One Little Bag : An Amazing Journey
by Cole, Henry






Evocative, richly detailed spreads trace the wordless journey of a little bag that is transformed from part of a tall tree before it travels from a grocery store into the hands of a little boy and his three-generation family, who use and reuse the bag as a transporter of objects and keeper of memories. Illustrations.





Henry Cole was born on a dairy farm near Purcellville, Virginia, and was an adored elementary-school science teacher for 16 years. He has since created over 80 popular picture books, including his wordless, award-winning masterpiece Unspoken, Try a Little Kindness, and the Moose series by Margie Palatini. Mr. Cole has always loved art and science, which has made him a keen observer of details in nature. He now lives in both Florida and Virginia.





A very special paper bag begins its life as a tall pine tree. Detailed ink-pen illustrations in mostly black and white tell a wordless story. Readers first see the tree, then the loggers, the paper mill, the paper-bag factory, and, finally, a father and his son carrying home a flashlight in a brown paper sack. Dad packs the boy's lunch for school and paints a red heart on the bag. As the boy grows, pictures show him playing his guitar with his dog, camping, getting married (now there are two hearts!), and welcoming a new baby (three hearts). As the baby grows into a little boy, he collects items with grandpa (heart no. 4) to place inside his special taped and tattered bag. In the last image, the two plant a tree, using the paper bag to hold the roots and the sapling. This very sweet tale about sustainability celebrates recycling, conservation, and ecology. It's just right for Earth Day projects and presents an engaging journey through the central character's own life cycle. Preschool-Grade 2. Copyright 2020 Booklist Reviews.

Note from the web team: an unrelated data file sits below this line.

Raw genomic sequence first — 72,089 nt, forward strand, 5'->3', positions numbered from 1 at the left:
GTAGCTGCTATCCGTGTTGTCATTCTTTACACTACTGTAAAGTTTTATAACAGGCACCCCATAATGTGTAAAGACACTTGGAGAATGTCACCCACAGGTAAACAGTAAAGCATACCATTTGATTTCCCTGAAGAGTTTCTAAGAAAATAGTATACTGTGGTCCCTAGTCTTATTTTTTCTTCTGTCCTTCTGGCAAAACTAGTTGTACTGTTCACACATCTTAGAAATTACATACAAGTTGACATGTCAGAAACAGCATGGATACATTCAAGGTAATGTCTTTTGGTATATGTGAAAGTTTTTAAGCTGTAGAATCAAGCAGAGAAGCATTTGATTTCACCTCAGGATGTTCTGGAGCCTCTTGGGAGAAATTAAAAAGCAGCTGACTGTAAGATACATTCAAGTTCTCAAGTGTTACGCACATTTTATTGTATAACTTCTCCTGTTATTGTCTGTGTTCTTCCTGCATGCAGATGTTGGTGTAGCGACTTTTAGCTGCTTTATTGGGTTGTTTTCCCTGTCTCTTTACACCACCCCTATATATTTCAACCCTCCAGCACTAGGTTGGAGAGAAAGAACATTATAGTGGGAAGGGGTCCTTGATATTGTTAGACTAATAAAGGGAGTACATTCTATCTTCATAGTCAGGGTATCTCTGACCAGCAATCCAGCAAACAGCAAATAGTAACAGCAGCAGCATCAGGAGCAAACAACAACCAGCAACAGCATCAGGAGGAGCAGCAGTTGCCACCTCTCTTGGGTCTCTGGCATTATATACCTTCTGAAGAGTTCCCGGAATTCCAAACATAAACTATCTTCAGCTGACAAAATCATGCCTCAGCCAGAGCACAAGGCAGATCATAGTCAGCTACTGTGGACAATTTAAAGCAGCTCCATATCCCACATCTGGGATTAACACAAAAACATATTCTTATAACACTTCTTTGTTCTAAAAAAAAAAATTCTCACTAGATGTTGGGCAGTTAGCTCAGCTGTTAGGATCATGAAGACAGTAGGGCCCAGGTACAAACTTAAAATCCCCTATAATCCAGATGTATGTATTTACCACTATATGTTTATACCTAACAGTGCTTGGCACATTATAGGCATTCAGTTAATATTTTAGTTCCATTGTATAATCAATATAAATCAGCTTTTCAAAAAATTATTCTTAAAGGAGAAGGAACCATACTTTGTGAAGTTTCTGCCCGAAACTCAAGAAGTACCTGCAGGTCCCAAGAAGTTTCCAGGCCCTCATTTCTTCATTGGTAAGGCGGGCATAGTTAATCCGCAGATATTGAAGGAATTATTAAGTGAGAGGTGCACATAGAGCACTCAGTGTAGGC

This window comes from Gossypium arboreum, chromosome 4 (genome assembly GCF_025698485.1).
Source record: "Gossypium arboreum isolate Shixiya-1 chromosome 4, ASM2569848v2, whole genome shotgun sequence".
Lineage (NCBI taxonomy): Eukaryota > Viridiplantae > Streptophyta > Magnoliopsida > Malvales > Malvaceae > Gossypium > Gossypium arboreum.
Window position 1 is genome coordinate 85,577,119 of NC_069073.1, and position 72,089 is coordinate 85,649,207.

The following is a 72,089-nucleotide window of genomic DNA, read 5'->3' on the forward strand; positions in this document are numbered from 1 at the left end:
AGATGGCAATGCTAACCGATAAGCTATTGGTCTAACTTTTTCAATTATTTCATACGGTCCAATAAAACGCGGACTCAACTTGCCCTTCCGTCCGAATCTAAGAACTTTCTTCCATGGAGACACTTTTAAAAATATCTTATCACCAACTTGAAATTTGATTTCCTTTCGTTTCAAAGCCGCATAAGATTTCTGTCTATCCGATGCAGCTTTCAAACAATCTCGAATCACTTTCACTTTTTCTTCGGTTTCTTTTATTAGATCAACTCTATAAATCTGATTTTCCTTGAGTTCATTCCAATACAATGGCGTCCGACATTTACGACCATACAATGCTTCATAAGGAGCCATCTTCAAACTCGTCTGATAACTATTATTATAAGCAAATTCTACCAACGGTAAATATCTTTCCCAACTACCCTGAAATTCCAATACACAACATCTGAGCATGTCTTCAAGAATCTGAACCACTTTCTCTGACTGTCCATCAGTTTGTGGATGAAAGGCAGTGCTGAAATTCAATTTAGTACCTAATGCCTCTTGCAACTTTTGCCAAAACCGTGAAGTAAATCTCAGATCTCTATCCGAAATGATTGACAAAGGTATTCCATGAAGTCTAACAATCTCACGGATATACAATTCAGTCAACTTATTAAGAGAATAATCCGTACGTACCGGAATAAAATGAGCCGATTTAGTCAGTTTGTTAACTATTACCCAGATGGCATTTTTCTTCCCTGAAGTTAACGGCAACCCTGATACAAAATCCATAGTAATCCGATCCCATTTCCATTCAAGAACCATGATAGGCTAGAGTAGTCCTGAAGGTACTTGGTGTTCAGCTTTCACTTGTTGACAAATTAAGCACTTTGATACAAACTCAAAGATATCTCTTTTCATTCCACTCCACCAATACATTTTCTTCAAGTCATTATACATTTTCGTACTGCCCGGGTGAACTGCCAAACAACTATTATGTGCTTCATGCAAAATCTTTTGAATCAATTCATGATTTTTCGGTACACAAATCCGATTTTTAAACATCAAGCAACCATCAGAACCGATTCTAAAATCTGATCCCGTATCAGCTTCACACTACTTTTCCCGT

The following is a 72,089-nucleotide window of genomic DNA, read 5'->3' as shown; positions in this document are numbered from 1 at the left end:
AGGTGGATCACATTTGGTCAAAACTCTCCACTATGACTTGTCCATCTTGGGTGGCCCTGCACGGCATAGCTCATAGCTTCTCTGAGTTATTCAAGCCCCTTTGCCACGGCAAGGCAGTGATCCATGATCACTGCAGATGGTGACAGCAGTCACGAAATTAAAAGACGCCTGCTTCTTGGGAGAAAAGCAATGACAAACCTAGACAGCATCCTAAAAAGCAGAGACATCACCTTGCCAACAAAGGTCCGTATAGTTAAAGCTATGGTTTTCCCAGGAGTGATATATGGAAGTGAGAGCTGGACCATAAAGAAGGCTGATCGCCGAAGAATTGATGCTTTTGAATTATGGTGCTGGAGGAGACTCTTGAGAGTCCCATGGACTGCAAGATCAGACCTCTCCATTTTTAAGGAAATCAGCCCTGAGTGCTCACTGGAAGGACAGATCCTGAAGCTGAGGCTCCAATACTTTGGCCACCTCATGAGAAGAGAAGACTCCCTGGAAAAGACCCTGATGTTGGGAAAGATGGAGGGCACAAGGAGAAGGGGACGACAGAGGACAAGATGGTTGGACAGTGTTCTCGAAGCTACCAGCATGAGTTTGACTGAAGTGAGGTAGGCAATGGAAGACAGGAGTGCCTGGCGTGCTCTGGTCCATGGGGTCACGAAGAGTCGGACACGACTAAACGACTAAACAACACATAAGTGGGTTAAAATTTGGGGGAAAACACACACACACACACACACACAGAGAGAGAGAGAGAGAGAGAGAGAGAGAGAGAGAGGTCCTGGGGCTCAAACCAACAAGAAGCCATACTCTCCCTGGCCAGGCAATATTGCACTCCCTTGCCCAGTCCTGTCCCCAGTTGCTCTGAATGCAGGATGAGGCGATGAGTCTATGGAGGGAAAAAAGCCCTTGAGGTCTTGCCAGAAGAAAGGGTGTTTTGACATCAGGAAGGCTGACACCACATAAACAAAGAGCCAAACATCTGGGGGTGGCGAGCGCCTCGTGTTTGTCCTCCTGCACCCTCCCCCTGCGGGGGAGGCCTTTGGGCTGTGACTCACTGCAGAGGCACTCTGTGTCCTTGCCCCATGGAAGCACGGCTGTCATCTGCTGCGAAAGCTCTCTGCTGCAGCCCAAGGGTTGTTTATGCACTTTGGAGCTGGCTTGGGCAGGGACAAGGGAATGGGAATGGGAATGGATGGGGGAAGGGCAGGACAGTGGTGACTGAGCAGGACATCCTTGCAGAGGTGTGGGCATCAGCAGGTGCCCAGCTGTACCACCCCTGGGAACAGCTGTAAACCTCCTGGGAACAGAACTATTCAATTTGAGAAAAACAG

A very special paper bag begins its life as a tall pine tree. Detailed ink-pen illustrations in mostly black and white tell a wordless story. Readers first see the tree, then the loggers, the paper mill, the paper-bag factory, and, finally, a father and his son carrying home a flashlight in a brown paper sack. Dad packs the boy's lunch for school and paints a red heart on the bag. As the boy grows, pictures show him playing his guitar with his dog, camping, getting married (now there are two hearts!), and welcoming a new baby (three hearts). As the baby grows into a little boy, he collects items with grandpa (heart no. 4) to place inside his special taped and tattered bag. In the last image, the two plant a tree, using the paper bag to hold the roots and the sapling. This very sweet tale about sustainability celebrates recycling, conservation, and ecology. It's just right for Earth Day projects and presents an engaging journey through the central character's own life cycle. Preschool-Grade 2. Copyright 2020 Booklist Reviews.